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Washington Post on sex discrimination in admissions

The Washington Post has a good article today titled “Why getting into elite colleges is harder for women“:

Getting accepted to an elite college has never been more difficult. So to all the young women who got in this year I say: Great job! You earned it.

To the young men I say: Congrats. But just be thankful you didn’t have to apply as a woman.

Why? Because one of academia’s little-known secrets is that private college admissions are exempt from Title IX’s ban on sex discrimination—a shameful loophole that allows some of the most supposedly progressive campuses in the nation to discriminate against female applicants…

Colleges won’t say it, but this is happening because elite schools field applications from many more qualified women than men and thus are trying to hold the line against a 60:40 ratio of women to men. Were Brown to accept women and men at the same rate, its undergraduate population would be almost 60 percent women instead of 52 percent—three women for every two men.

The Post article cites a string of figures showing that women are accepted to men at lower rates at a number of top private schools. Of course, there is no way to know if the male and female applicant pools at these schools are equally strong. It might be that the higher admission rate for males simply shows that the men (for whatever reason) are more qualified. It’s also hard to know the size of the credentials gap, if any, from just looking at those figures.

In an effort to make this “little known secret” a bit better known, the U.S. Commission on Civil Rights attempted to do a study of sex discrimination in admissions back in 2009. The project was abandoned for what appeared to be political rather than substantive reasons; Gail Heriot, the commissioner who initially proposed the project, and I wrote up the saga of the study’s failure in an article for the Federalist Society’s Engage in 2011.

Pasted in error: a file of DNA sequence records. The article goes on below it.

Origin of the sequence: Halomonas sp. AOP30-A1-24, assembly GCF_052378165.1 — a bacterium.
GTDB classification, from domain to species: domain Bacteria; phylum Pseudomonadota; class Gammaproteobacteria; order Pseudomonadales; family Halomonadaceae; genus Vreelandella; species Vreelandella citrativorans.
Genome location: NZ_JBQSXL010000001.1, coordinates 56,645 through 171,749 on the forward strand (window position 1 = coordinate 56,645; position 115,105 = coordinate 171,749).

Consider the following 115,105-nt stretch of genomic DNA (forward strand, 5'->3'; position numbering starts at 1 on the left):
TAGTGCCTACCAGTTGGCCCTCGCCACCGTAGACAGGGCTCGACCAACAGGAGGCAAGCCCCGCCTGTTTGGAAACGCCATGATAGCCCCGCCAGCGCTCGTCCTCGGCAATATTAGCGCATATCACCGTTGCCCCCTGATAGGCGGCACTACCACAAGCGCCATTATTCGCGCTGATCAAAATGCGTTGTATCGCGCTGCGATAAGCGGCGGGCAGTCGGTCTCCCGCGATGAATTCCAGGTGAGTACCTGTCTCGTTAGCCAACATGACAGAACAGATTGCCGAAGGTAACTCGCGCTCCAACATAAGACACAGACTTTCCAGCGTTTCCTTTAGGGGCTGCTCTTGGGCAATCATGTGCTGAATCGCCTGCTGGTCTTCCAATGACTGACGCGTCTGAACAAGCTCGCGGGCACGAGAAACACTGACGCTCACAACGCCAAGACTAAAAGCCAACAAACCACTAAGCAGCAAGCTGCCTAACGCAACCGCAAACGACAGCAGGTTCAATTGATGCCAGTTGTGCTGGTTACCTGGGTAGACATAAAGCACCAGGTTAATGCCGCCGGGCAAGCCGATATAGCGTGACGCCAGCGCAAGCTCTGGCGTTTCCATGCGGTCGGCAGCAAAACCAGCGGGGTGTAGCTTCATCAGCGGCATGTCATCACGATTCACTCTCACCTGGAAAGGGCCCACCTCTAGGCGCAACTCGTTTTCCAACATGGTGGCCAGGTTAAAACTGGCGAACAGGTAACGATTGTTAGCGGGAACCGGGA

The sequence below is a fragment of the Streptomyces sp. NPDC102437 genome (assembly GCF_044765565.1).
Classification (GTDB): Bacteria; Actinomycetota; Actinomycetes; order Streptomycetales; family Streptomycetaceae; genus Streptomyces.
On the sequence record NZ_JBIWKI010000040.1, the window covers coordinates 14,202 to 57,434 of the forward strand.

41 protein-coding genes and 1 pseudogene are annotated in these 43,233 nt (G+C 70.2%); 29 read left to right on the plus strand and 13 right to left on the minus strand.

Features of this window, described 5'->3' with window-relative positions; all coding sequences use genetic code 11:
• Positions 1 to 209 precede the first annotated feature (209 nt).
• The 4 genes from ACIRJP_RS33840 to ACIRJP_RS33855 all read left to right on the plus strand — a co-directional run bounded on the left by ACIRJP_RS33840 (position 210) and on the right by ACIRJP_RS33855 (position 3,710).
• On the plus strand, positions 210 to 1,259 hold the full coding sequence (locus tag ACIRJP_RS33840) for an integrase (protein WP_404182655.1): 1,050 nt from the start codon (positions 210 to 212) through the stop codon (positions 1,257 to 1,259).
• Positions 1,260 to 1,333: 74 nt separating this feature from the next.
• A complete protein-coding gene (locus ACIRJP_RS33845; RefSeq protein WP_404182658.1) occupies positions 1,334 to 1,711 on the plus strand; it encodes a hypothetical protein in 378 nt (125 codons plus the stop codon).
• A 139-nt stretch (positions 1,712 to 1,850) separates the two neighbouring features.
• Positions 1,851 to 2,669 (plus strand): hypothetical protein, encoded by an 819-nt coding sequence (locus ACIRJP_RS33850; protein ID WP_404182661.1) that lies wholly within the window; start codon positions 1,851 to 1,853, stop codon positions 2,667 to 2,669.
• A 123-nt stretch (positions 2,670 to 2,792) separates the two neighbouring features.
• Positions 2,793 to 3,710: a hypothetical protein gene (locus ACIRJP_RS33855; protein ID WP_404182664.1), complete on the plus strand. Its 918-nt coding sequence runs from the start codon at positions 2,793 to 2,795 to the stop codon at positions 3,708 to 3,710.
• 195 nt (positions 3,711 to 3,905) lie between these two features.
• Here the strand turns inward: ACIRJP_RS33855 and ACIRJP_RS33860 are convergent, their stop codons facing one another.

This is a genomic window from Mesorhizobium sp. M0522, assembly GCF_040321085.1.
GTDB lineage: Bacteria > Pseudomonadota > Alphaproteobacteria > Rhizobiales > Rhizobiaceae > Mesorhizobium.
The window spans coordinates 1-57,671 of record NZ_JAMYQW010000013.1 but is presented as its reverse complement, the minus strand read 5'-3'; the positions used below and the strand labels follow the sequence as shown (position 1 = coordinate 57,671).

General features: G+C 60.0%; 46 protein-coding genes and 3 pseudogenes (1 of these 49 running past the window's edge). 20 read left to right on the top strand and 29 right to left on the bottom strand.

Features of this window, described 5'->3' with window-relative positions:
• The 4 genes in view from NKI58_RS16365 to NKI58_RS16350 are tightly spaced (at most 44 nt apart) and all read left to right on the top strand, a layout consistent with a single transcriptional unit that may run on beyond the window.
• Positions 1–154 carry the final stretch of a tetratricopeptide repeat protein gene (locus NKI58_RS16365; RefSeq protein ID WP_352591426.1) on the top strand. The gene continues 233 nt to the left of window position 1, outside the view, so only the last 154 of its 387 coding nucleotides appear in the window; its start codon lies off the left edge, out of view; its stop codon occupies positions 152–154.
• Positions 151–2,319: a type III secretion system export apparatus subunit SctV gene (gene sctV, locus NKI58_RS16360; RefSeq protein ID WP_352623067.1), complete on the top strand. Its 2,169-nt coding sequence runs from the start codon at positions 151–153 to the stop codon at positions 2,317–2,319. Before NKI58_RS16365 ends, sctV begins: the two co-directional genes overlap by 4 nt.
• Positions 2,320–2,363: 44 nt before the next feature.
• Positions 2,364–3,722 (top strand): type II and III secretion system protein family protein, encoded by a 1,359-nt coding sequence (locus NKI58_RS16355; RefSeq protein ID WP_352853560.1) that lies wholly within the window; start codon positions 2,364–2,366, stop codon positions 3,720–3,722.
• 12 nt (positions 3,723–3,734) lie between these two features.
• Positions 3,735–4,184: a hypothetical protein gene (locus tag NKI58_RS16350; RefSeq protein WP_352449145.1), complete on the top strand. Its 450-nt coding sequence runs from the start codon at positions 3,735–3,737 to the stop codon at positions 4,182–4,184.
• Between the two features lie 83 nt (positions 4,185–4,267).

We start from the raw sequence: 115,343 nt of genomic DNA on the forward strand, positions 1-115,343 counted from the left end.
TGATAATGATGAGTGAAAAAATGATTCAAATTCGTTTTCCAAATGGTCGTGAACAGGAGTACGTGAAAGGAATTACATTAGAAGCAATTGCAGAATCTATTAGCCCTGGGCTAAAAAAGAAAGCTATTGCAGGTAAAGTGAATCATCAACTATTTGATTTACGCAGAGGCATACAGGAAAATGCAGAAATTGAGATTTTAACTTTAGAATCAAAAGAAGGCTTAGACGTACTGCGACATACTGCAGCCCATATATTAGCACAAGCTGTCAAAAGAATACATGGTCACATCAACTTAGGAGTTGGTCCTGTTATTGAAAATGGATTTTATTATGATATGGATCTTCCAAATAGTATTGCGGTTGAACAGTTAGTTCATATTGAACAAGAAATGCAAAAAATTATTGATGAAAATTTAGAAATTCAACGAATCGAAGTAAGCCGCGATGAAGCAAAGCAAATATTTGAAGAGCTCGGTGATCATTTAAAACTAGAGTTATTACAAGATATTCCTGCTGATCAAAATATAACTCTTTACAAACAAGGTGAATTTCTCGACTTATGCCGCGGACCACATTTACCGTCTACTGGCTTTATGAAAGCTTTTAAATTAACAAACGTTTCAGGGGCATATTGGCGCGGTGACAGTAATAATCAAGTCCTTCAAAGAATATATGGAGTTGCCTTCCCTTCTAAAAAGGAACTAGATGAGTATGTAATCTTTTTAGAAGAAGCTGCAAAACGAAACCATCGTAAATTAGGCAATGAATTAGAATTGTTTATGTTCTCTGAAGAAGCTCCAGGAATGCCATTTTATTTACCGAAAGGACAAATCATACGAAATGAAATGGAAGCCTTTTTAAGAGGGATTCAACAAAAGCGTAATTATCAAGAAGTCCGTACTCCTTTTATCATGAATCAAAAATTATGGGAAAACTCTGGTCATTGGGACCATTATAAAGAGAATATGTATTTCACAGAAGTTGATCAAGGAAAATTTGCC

The Post article states that “This bias in private-college admissions is blatant enough that it can’t be long before ‘gender-blind admissions’ becomes the new campus rallying cry.” For reasons that Heriot and I discussed at greater length in the Federalist Society article, I am less sure that it will be. Allegations of discrimination in admissions have been in the papers off and on for nearly a decade, ever since a Kenyon admissions officer published a New York Times article on the topic. Feminist organizations — who would seem to be the natural leaders of any pro-gender-blind admissions crusade — have been strangely silent on the topic. Indeed, a number actually opposed the Civil Rights Commission’s effort to study the problem just because it contained a single sentence suggesting that current interpretations of Title IX on discrimination in athletics may actually be making the problem worse.

Second, many of the arguments for sex-blind admissions are stunningly similar to those for race-blind admissions. It is telling that the Post article concludes, “So if you’re a recruiter for a Fortune 500 company and two Vassar résumés come across your desk—one from a woman, the other from a man—keep this in mind: It was almost twice as hard for the woman to get into Vassar as it was for the man. Maybe they’re equal candidates. But if you’re playing the odds, I’d say hire the woman.” Yet there would be howls of outrage if the Post even dared suggest that employers might be tempted to do the same for recipients of race preferences. Likewise, the Post article notes that men admitted with preferences graduate at lower rates than do women, likely because of the gap in entering credentials. Yet similar arguments about the “mismatch” problem regarding race and admissions have generally been brushed aside by the Post and other mainstream media.

In other words, so long as the case for gender-blind admissions might strengthen the case for race-blind admissions, I suspect many feminists and other progressives will not be inclined to push for it. That’s a shame. Still, it is a good sign that the Washington Post is at least willing to bring some greater attention to the problem.


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